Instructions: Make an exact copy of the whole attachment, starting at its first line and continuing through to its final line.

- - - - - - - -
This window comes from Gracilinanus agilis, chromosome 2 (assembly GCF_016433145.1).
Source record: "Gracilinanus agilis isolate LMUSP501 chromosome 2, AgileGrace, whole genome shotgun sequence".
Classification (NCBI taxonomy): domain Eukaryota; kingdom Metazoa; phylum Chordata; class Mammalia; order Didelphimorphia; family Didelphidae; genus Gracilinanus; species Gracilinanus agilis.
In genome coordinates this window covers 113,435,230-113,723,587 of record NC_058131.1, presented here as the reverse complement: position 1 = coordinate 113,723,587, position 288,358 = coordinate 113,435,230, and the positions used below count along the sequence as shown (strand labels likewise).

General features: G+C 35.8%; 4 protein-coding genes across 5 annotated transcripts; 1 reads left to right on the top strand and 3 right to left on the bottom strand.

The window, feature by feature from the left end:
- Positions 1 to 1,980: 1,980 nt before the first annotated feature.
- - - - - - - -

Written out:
This window comes from Gracilinanus agilis, chromosome 2 (assembly GCF_016433145.1).
Source record: "Gracilinanus agilis isolate LMUSP501 chromosome 2, AgileGrace, whole genome shotgun sequence".
Classification (NCBI taxonomy): domain Eukaryota; kingdom Metazoa; phylum Chordata; class Mammalia; order Didelphimorphia; family Didelphidae; genus Gracilinanus; species Gracilinanus agilis.
In genome coordinates this window covers 113,435,230-113,723,587 of record NC_058131.1, presented here as the reverse complement: position 1 = coordinate 113,723,587, position 288,358 = coordinate 113,435,230, and the positions used below count along the sequence as shown (strand labels likewise).

General features: G+C 35.8%; 4 protein-coding genes across 5 annotated transcripts; 1 reads left to right on the top strand and 3 right to left on the bottom strand.

The window, feature by feature from the left end:
- Positions 1 to 1,980: 1,980 nt before the first annotated feature.